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Legal Brief: How's Your Forensics Strategy?

Are you among the fortunate minority who haven't yet had to conduct a computer-forensics investigation? That doesn't mean you don't need a strategy. The production of electronic documents during a lawsuit--eDiscovery--is increasingly crucial in modern litigation. Helping drive this trend are recent amendments to the Federal Rules of Civil Procedure--the legal code governing discovery during civil litigation in federal court--which formalize and create new requirements regarding eDiscovery.

So what strategy should you take? A forensics product or service provider can fill a specialized niche unaddressed by eDiscovery vendors, which focus on restoring large amounts of data for searching, analysis and production to an opposing party (watch for our eDiscovery feature). However, within a particular lawsuit, an intense search of a particular system may be needed, requiring a dedicated forensic product. Recently, a Minnesota federal district court ordered a plaintiff to produce all relevant documents including those deleted and corrupted--a task beyond most eDiscovery products.

Having a forensics tool at the ready may provide flexibility that makes business sense. When preserving evidence in preparation for a discovery request, creating forensic-quality mirror images of systems provide numerous benefits. If the scope of the eDiscovery request concerns events or communications in the past, a properly created forensic image of the relevant systems' hard drives can help guard your company from claims of "spoliation" of evidence.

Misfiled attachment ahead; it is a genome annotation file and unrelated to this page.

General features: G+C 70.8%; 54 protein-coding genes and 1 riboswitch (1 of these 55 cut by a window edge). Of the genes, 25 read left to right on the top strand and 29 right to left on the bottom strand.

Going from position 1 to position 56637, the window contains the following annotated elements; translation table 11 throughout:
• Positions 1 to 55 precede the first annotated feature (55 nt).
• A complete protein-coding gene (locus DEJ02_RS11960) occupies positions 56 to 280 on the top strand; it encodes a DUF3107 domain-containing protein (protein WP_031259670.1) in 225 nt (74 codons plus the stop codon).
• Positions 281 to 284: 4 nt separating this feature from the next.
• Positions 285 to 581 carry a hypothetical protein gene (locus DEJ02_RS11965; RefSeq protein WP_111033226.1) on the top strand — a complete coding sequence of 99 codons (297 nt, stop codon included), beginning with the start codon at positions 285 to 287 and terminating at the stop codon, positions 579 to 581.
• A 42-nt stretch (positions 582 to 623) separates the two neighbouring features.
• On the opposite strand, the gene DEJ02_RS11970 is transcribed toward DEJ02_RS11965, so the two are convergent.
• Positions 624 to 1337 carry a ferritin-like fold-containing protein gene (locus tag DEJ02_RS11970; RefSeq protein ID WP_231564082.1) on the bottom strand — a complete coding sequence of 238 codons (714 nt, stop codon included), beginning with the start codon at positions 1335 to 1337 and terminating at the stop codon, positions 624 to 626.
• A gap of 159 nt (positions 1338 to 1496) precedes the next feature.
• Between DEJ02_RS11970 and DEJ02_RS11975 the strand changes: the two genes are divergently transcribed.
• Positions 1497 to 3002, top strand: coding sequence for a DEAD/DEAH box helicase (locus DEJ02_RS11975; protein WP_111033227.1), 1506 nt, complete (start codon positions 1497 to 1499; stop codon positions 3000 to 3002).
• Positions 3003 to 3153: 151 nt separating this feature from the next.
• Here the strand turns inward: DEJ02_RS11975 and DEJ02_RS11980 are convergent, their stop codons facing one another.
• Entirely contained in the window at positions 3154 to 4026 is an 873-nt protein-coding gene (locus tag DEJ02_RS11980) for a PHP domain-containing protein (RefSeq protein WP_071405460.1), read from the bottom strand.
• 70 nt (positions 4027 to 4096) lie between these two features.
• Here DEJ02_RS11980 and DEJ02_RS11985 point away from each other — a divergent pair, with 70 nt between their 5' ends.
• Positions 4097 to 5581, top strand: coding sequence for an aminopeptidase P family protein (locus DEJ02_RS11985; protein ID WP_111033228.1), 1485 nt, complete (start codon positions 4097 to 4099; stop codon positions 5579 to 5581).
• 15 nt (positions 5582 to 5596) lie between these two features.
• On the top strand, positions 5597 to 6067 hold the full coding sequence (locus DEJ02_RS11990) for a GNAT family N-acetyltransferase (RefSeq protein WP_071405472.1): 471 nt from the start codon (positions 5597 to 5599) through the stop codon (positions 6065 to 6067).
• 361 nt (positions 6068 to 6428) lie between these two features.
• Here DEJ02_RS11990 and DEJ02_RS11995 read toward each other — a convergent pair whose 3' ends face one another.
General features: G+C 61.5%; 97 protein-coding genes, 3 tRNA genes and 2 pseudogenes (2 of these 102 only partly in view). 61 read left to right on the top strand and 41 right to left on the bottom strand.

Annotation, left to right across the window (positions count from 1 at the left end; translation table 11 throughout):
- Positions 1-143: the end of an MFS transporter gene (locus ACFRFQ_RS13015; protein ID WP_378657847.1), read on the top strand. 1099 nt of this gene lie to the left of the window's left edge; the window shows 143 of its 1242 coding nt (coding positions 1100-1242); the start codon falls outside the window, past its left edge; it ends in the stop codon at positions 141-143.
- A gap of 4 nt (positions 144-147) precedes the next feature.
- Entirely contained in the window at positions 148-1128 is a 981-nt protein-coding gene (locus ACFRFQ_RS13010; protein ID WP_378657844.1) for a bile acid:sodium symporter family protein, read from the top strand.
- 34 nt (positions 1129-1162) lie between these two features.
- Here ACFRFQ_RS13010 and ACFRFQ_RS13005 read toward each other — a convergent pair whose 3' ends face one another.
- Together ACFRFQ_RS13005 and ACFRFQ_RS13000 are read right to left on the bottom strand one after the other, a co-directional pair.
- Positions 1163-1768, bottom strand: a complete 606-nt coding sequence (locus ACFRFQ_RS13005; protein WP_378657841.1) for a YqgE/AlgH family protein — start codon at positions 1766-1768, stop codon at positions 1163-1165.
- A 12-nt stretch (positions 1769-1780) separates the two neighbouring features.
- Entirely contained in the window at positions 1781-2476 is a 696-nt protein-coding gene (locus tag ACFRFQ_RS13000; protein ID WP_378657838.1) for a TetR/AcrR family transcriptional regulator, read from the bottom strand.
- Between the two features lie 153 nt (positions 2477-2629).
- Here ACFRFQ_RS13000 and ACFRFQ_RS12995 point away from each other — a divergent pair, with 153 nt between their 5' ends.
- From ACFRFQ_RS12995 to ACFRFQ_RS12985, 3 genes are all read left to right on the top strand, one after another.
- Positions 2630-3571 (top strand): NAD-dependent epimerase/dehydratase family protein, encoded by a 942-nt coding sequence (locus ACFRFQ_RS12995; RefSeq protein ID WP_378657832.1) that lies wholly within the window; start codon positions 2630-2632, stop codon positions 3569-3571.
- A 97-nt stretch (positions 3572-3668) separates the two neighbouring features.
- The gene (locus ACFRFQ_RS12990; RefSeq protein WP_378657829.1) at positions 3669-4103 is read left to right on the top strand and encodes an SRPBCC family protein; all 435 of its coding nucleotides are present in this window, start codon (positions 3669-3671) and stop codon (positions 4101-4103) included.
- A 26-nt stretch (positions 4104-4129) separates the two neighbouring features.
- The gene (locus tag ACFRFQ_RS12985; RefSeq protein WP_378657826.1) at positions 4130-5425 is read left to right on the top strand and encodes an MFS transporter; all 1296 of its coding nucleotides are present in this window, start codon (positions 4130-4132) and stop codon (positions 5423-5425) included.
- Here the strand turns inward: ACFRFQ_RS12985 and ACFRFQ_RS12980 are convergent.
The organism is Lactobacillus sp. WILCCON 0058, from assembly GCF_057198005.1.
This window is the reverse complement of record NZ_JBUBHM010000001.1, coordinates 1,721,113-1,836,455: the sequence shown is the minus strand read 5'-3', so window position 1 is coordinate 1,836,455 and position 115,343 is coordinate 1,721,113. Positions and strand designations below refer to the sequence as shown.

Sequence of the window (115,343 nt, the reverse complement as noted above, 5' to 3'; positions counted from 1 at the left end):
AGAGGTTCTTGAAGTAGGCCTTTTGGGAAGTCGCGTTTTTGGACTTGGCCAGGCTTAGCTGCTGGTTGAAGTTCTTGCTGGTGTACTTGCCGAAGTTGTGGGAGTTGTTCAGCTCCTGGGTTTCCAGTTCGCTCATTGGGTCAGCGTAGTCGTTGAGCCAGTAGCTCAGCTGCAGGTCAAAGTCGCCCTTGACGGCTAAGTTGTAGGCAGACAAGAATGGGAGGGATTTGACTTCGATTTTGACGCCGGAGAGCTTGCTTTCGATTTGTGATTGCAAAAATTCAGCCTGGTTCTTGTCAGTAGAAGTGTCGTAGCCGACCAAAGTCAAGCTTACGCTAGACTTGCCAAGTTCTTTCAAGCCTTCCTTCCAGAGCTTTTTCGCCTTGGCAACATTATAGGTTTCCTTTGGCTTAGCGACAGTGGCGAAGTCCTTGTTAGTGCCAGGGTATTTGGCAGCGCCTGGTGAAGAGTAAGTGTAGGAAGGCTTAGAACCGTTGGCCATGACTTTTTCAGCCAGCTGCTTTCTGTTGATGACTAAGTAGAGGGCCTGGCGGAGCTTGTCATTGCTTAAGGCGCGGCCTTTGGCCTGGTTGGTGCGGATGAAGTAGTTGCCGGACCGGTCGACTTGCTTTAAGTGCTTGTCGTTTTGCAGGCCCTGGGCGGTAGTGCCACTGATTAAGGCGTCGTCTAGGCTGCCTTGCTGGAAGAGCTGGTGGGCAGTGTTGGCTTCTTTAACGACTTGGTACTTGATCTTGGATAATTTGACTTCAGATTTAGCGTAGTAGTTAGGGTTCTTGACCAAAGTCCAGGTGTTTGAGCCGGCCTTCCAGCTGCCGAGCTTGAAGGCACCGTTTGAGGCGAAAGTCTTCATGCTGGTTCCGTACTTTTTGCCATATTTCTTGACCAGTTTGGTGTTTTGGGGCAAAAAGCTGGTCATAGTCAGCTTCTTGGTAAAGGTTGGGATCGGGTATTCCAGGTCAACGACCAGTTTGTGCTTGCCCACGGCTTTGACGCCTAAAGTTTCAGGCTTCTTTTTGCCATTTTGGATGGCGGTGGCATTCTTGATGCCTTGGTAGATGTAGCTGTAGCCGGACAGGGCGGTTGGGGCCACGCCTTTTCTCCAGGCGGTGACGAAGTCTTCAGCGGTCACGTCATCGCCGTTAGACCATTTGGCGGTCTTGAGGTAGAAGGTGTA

However, for all but the largest enterprises, justifying $100,000 for a good forensics tool is going to be tough. But forensic-quality imaging tools--rather than a full-blown forensics system--are available at a fraction of that cost, deferring the cost of analysis until you need it.

The advantages of having in-house imaging capabilities robust enough to withstand the rigors of litigation extend to other areas of IT as well. In particular, information security will get a shot in the arm. As any investigator will attest, in the rush to diagnose and respond to a security incident, well-intentioned IT staff often change or destroy critical evidence. In the heat of the moment, the scope and implications of a particular incident are notoriously difficult to assess, meaning that the window of opportunity to image a system usually slams shut. Proactively developing this capability lets you respond to security incidents with the full force of the law when required.

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